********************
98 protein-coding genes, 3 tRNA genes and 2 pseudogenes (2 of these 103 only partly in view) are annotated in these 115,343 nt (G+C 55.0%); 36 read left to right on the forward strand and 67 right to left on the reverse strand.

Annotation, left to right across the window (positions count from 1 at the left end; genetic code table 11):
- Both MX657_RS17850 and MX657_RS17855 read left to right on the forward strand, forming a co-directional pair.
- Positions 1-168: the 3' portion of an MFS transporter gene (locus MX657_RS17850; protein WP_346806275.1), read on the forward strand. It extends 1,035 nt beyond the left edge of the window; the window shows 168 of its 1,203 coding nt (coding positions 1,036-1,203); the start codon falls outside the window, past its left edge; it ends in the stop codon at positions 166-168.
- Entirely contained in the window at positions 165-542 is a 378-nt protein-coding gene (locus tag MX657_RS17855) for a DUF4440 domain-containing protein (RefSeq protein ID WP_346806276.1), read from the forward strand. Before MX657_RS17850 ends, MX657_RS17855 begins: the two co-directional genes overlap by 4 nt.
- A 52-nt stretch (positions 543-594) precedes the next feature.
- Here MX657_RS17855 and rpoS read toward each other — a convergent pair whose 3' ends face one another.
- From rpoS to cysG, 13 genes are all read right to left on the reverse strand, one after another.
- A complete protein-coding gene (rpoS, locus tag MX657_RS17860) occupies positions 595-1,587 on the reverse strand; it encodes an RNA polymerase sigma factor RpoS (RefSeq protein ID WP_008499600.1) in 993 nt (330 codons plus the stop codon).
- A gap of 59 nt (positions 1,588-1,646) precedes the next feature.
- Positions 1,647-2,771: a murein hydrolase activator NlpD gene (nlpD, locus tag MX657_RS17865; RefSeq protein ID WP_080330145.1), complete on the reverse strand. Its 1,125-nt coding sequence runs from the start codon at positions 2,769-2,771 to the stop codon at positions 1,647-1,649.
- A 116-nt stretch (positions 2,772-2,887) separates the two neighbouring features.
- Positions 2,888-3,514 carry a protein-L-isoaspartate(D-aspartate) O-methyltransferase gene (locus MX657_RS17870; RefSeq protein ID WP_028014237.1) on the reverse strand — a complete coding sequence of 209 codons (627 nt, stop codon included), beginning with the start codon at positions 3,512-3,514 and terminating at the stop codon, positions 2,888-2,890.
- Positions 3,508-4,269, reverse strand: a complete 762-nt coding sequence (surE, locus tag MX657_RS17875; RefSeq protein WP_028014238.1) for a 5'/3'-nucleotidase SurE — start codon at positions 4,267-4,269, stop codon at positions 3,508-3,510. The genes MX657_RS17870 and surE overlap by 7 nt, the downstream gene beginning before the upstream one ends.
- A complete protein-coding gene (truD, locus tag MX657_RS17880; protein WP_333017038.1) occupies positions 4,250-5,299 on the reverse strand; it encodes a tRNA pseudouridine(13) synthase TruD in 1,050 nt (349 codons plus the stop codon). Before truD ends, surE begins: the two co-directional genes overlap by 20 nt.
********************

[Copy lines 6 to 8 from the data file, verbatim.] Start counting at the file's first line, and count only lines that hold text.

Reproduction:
- A 52-nt stretch (positions 543-594) precedes the next feature.
- Here MX657_RS17855 and rpoS read toward each other — a convergent pair whose 3' ends face one another.
- From rpoS to cysG, 13 genes are all read right to left on the reverse strand, one after another.